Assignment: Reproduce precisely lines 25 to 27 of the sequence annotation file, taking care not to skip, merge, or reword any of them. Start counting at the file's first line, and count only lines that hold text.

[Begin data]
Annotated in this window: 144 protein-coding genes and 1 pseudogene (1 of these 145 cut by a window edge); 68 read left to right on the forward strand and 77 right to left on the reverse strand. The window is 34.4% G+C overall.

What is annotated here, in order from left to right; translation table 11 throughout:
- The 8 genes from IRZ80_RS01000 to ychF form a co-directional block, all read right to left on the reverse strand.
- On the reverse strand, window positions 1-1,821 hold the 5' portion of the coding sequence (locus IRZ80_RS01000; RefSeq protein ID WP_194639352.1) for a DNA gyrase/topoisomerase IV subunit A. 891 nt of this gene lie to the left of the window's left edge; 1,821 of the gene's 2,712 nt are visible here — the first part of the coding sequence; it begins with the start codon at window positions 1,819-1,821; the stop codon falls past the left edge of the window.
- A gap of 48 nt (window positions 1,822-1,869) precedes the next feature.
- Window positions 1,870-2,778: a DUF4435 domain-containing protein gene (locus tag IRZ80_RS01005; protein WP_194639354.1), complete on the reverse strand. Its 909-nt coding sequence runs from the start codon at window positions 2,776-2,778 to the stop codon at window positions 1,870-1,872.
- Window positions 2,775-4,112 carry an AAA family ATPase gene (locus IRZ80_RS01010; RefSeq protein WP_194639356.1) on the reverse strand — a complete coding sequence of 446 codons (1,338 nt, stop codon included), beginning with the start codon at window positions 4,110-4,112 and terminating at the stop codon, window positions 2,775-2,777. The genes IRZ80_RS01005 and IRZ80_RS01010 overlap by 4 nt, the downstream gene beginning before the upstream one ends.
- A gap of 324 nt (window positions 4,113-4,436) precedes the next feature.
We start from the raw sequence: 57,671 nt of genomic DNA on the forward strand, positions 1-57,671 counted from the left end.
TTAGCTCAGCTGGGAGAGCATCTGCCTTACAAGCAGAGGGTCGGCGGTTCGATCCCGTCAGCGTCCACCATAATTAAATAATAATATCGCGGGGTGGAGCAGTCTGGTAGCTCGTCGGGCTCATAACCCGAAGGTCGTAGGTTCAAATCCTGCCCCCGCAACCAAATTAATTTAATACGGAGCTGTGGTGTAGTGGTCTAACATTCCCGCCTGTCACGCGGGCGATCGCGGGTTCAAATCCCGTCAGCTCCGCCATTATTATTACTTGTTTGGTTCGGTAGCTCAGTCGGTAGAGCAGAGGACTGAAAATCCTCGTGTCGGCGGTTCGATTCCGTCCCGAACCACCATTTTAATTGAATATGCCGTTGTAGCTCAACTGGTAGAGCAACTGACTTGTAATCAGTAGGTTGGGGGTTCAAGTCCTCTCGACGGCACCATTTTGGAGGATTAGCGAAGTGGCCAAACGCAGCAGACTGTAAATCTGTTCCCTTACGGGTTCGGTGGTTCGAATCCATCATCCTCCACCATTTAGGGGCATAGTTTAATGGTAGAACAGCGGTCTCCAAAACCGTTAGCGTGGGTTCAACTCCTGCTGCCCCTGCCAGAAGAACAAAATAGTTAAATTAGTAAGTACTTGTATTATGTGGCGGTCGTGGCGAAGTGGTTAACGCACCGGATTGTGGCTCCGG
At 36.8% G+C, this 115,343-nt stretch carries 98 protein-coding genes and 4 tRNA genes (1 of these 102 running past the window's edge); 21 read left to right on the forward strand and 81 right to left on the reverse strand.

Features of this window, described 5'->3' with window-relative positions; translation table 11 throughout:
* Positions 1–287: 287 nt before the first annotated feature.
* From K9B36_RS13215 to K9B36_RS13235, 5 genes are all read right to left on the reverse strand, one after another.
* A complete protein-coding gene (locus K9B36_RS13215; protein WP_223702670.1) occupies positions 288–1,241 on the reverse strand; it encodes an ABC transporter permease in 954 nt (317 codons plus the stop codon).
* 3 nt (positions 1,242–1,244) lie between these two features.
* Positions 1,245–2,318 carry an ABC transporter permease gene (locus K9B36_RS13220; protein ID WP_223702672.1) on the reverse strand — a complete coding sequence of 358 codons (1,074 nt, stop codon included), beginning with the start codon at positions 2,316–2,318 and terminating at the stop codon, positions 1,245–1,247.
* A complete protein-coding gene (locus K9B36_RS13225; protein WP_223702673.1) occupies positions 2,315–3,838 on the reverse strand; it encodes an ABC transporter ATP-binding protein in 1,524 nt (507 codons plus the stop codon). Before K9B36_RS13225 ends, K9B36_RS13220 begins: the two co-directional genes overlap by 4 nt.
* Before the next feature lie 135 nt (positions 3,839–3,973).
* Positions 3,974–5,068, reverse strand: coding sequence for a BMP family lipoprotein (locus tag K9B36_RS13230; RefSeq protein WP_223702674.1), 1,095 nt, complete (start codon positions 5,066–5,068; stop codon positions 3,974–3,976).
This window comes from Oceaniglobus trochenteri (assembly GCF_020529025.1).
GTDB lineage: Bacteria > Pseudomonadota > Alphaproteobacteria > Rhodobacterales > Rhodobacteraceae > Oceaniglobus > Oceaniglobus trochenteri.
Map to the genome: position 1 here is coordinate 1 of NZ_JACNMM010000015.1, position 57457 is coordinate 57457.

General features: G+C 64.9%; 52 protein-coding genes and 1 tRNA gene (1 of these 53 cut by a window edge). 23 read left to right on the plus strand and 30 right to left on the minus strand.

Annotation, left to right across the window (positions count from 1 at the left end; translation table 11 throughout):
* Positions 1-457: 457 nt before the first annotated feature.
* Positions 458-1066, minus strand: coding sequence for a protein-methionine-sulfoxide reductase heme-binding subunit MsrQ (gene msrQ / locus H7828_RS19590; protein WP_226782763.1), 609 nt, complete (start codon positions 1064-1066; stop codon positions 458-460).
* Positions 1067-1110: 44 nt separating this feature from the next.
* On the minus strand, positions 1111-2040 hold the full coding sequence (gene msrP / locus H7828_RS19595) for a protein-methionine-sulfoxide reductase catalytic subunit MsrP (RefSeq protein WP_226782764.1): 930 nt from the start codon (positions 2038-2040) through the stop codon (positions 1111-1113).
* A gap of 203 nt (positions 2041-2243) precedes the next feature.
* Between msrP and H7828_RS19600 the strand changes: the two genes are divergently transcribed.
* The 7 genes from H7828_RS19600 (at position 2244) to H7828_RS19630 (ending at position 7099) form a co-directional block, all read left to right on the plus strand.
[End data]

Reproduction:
Annotation, left to right across the window (positions count from 1 at the left end; translation table 11 throughout):
* Positions 1-457: 457 nt before the first annotated feature.
* Positions 458-1066, minus strand: coding sequence for a protein-methionine-sulfoxide reductase heme-binding subunit MsrQ (gene msrQ / locus H7828_RS19590; protein WP_226782763.1), 609 nt, complete (start codon positions 1064-1066; stop codon positions 458-460).